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You guys are missing my point.

There is a way to make a Bluetooth system that works well, as evidenced by this headphone.
I did get your point ;). Bluetooth itself is fine and can provide great audio quality. I do not have the BMW bluetooth, because I already had a Zumo 660 and Cardo G4 headsets (and based on the comments on this forum I do not regret this). The sound quality of the built in MP3 player in the Zumo combined with the Cardo G4 is good enough for me :gm, even with custom made earplugs. I like my music while driving, but do not require HiFi on a bike.
 

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You guys are missing my point.

There is a way to make a Bluetooth system that works well, as evidenced by this headphone.

It is obvious that BMW chose not to incorporate systems included in this headphone in the Alpine unit.

Same can be said about the two Bluetooth units for the Schuberth helmet.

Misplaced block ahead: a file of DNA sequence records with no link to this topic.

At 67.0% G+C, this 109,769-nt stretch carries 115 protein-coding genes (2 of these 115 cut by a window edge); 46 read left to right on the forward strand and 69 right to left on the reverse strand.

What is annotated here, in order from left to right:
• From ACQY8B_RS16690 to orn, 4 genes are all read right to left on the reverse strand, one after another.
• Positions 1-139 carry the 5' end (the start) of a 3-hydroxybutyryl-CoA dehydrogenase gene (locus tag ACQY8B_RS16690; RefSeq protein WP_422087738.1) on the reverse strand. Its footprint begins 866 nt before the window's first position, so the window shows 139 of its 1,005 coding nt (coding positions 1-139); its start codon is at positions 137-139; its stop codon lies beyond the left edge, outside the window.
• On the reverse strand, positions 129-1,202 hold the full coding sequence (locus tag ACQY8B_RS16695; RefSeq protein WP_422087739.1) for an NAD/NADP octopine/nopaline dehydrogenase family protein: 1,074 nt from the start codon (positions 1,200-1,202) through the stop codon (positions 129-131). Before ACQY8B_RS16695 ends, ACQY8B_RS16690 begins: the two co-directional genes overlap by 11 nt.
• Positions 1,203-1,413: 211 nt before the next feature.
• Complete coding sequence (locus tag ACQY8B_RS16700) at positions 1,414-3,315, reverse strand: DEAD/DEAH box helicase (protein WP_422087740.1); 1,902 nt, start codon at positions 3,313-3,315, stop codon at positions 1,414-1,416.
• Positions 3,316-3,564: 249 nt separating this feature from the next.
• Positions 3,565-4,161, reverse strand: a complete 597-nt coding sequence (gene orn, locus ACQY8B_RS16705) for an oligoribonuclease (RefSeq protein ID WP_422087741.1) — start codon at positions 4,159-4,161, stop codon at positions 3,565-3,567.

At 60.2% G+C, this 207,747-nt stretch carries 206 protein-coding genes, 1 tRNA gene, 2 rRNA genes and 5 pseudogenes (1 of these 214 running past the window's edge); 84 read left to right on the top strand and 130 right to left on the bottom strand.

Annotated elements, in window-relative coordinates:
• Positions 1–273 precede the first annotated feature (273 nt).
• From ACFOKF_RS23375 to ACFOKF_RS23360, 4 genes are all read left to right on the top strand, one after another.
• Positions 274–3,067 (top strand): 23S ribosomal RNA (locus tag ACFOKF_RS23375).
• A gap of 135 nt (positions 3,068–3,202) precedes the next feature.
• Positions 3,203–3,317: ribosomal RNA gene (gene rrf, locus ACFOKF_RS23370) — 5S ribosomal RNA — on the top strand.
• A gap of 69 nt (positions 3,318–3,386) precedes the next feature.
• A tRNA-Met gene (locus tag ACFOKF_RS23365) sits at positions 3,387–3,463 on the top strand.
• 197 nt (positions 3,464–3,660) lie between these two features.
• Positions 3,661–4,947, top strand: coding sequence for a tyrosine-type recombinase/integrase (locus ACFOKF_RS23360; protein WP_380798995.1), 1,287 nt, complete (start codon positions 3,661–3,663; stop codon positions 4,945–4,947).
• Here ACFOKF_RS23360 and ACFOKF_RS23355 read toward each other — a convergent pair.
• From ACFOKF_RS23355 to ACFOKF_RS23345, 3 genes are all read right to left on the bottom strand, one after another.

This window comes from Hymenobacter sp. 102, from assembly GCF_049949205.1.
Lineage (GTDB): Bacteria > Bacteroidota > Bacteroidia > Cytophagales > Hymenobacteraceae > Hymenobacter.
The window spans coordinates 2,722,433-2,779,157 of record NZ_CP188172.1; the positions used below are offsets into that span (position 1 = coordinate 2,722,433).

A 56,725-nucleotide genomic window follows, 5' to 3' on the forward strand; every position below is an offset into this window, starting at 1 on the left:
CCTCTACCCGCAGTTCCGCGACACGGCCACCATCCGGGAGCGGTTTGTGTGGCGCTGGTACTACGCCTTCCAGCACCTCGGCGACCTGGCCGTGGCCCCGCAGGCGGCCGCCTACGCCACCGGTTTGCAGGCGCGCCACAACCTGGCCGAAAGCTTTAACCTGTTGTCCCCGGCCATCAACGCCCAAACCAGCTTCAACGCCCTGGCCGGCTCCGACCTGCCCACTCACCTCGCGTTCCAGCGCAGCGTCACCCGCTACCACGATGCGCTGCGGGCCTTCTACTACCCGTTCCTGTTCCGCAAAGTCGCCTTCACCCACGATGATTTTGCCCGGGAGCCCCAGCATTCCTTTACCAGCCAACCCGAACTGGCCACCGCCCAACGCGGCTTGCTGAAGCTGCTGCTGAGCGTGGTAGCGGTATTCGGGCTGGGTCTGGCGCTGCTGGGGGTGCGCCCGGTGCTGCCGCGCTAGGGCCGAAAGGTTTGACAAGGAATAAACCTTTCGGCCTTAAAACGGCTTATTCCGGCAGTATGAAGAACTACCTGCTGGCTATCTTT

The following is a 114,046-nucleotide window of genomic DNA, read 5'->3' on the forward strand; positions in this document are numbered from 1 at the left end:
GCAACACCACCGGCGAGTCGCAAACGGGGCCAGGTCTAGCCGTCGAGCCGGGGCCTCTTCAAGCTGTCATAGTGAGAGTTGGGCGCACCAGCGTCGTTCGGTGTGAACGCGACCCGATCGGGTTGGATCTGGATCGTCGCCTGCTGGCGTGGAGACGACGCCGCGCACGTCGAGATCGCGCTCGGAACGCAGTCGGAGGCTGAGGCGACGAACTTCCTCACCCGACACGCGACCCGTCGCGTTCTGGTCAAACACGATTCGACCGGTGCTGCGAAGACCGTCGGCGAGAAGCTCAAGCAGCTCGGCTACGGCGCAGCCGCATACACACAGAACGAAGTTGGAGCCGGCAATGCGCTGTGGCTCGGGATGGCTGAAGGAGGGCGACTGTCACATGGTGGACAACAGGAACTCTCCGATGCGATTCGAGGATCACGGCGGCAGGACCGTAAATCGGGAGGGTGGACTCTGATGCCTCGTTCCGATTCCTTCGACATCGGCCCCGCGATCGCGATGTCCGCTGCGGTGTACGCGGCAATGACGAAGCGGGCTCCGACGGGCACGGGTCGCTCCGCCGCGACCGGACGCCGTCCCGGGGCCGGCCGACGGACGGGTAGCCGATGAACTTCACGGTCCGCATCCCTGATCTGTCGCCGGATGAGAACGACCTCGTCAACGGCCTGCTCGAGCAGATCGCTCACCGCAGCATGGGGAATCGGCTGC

I have no interest in this product because I am happy with my Autocom wired set-up.
RL, thank's for sharing this. I agree 100%. I have a GTL and I'm not very happy with the bluetooth sound quality over my BMW system VI helmet. Is there any solution at all?? What would you recomend for a music freak?
 

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I did get your point ;). Bluetooth itself is fine and can provide great audio quality. I do not have the BMW bluetooth, because I already had a Zumo 660 and Cardo G4 headsets (and based on the comments on this forum I do not regret this). The sound quality of the built in MP3 player in the Zumo combined with the Cardo G4 is good enough for me :gm, even with custom made earplugs. I like my music while driving, but do not require HiFi on a bike.